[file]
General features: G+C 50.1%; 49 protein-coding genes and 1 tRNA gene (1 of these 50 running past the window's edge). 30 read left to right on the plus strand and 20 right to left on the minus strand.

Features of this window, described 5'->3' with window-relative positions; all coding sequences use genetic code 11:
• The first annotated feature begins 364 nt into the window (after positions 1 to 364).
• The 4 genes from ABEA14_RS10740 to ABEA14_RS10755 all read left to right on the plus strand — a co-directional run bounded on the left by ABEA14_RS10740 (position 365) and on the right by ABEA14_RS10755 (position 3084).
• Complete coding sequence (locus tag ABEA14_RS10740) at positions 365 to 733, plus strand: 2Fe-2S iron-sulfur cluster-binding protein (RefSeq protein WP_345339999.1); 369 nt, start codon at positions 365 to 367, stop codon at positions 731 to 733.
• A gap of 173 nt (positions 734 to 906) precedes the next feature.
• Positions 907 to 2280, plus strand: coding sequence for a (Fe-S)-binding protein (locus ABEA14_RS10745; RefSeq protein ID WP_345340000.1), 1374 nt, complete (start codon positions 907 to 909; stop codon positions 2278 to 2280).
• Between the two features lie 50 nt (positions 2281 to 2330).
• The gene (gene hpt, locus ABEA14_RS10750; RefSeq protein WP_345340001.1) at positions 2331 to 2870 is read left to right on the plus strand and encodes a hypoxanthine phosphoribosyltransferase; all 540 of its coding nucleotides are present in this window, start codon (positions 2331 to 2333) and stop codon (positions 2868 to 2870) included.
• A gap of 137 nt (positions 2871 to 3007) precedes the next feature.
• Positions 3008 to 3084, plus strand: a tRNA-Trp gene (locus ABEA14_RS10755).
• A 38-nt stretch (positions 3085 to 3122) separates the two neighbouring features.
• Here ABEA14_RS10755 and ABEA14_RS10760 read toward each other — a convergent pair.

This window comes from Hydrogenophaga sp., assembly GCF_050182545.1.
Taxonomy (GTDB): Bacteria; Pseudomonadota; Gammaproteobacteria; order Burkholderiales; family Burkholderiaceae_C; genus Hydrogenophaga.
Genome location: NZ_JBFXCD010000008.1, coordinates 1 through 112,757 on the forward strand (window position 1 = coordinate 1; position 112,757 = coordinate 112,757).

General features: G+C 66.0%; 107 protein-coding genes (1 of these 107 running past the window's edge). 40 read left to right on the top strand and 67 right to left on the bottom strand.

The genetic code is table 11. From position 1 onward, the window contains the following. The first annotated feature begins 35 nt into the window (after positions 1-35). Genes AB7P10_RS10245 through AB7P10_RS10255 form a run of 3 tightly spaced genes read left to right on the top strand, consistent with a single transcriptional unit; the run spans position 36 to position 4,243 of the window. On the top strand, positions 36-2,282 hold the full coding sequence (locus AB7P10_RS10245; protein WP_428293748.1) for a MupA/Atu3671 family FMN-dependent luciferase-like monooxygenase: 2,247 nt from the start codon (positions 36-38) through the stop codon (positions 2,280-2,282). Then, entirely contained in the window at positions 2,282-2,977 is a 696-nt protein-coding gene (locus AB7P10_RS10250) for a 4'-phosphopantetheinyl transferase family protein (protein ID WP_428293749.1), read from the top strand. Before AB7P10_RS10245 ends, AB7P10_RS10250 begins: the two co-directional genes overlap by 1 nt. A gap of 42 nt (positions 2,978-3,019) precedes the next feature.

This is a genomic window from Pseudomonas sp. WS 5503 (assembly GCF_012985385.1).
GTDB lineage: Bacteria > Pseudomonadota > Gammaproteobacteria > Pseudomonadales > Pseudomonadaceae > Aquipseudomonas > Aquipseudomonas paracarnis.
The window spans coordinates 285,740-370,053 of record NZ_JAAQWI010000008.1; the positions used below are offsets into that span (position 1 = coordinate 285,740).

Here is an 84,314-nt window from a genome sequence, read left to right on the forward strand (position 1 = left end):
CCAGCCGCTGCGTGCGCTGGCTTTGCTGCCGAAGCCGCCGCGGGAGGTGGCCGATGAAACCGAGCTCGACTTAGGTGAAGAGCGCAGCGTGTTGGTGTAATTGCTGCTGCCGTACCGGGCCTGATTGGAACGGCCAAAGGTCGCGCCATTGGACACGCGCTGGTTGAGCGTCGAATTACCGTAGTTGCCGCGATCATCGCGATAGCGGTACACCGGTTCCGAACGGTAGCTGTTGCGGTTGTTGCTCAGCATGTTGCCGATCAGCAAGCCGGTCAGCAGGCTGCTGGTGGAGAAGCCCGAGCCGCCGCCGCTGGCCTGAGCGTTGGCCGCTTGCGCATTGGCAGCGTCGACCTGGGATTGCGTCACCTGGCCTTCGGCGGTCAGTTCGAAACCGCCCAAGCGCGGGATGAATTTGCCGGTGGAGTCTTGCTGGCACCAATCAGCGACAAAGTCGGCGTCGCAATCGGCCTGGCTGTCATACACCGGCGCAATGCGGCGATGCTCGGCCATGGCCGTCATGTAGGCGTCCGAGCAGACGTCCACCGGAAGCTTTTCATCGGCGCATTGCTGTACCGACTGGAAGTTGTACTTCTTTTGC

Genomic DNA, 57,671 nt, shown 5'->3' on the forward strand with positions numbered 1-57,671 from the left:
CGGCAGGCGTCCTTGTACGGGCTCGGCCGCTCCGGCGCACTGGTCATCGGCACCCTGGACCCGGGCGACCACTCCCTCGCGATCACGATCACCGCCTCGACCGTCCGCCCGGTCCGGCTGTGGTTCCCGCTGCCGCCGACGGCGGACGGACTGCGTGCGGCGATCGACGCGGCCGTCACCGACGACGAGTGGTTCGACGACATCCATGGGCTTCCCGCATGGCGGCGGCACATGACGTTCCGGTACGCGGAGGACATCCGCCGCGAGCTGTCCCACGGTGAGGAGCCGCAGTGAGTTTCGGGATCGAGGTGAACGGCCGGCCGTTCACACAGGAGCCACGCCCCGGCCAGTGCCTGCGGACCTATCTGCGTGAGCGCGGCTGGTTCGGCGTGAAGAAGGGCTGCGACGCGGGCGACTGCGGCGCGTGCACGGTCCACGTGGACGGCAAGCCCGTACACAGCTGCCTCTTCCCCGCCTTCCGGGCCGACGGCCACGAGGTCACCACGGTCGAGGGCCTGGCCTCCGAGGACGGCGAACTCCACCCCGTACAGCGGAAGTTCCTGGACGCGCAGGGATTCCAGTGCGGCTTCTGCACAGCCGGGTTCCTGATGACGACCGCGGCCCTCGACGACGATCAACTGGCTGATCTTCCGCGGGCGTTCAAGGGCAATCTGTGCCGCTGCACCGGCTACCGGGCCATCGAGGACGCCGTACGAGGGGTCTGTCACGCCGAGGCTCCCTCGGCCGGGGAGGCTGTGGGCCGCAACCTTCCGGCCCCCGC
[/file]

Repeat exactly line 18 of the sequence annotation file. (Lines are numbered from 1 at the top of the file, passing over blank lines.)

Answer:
The genetic code is table 11. From position 1 onward, the window contains the following. The first annotated feature begins 35 nt into the window (after positions 1-35). Genes AB7P10_RS10245 through AB7P10_RS10255 form a run of 3 tightly spaced genes read left to right on the top strand, consistent with a single transcriptional unit; the run spans position 36 to position 4,243 of the window. On the top strand, positions 36-2,282 hold the full coding sequence (locus AB7P10_RS10245; protein WP_428293748.1) for a MupA/Atu3671 family FMN-dependent luciferase-like monooxygenase: 2,247 nt from the start codon (positions 36-38) through the stop codon (positions 2,280-2,282). Then, entirely contained in the window at positions 2,282-2,977 is a 696-nt protein-coding gene (locus AB7P10_RS10250) for a 4'-phosphopantetheinyl transferase family protein (protein ID WP_428293749.1), read from the top strand. Before AB7P10_RS10245 ends, AB7P10_RS10250 begins: the two co-directional genes overlap by 1 nt. A gap of 42 nt (positions 2,978-3,019) precedes the next feature.